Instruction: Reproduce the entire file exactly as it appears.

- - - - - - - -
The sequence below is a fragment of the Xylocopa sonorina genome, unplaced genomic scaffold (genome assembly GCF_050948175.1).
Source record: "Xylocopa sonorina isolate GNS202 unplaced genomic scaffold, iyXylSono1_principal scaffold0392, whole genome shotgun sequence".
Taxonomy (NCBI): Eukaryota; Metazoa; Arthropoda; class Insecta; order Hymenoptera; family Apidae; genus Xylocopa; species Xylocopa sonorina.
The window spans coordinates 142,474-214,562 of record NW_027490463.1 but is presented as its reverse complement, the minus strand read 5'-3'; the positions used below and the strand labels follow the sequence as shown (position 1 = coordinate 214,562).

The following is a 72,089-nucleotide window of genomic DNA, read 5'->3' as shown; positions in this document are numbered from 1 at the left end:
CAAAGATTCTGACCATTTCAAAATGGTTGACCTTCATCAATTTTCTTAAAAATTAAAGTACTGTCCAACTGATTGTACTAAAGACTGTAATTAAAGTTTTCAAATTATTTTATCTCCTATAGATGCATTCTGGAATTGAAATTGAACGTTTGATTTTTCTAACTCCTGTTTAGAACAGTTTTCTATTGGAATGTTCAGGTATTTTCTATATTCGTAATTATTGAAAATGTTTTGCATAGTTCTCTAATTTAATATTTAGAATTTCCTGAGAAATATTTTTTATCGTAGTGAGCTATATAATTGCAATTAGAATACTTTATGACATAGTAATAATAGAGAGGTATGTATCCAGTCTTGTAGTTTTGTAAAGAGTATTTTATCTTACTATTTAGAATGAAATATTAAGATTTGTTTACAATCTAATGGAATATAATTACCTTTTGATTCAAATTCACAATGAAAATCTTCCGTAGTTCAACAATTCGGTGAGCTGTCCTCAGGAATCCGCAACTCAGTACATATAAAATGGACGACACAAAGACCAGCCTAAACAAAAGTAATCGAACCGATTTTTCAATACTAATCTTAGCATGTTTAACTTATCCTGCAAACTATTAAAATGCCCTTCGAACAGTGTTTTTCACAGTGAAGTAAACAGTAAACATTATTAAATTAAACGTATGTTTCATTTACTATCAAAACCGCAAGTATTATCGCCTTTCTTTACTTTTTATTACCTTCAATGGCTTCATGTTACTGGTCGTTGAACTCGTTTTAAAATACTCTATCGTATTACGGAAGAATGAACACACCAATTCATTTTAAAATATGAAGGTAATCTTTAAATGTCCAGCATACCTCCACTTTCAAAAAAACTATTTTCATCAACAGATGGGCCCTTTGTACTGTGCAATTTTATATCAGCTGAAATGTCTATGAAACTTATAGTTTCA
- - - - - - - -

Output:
The sequence below is a fragment of the Xylocopa sonorina genome, unplaced genomic scaffold (genome assembly GCF_050948175.1).
Source record: "Xylocopa sonorina isolate GNS202 unplaced genomic scaffold, iyXylSono1_principal scaffold0392, whole genome shotgun sequence".
Taxonomy (NCBI): Eukaryota; Metazoa; Arthropoda; class Insecta; order Hymenoptera; family Apidae; genus Xylocopa; species Xylocopa sonorina.
The window spans coordinates 142,474-214,562 of record NW_027490463.1 but is presented as its reverse complement, the minus strand read 5'-3'; the positions used below and the strand labels follow the sequence as shown (position 1 = coordinate 214,562).

The following is a 72,089-nucleotide window of genomic DNA, read 5'->3' as shown; positions in this document are numbered from 1 at the left end:
CAAAGATTCTGACCATTTCAAAATGGTTGACCTTCATCAATTTTCTTAAAAATTAAAGTACTGTCCAACTGATTGTACTAAAGACTGTAATTAAAGTTTTCAAATTATTTTATCTCCTATAGATGCATTCTGGAATTGAAATTGAACGTTTGATTTTTCTAACTCCTGTTTAGAACAGTTTTCTATTGGAATGTTCAGGTATTTTCTATATTCGTAATTATTGAAAATGTTTTGCATAGTTCTCTAATTTAATATTTAGAATTTCCTGAGAAATATTTTTTATCGTAGTGAGCTATATAATTGCAATTAGAATACTTTATGACATAGTAATAATAGAGAGGTATGTATCCAGTCTTGTAGTTTTGTAAAGAGTATTTTATCTTACTATTTAGAATGAAATATTAAGATTTGTTTACAATCTAATGGAATATAATTACCTTTTGATTCAAATTCACAATGAAAATCTTCCGTAGTTCAACAATTCGGTGAGCTGTCCTCAGGAATCCGCAACTCAGTACATATAAAATGGACGACACAAAGACCAGCCTAAACAAAAGTAATCGAACCGATTTTTCAATACTAATCTTAGCATGTTTAACTTATCCTGCAAACTATTAAAATGCCCTTCGAACAGTGTTTTTCACAGTGAAGTAAACAGTAAACATTATTAAATTAAACGTATGTTTCATTTACTATCAAAACCGCAAGTATTATCGCCTTTCTTTACTTTTTATTACCTTCAATGGCTTCATGTTACTGGTCGTTGAACTCGTTTTAAAATACTCTATCGTATTACGGAAGAATGAACACACCAATTCATTTTAAAATATGAAGGTAATCTTTAAATGTCCAGCATACCTCCACTTTCAAAAAAACTATTTTCATCAACAGATGGGCCCTTTGTACTGTGCAATTTTATATCAGCTGAAATGTCTATGAAACTTATAGTTTCA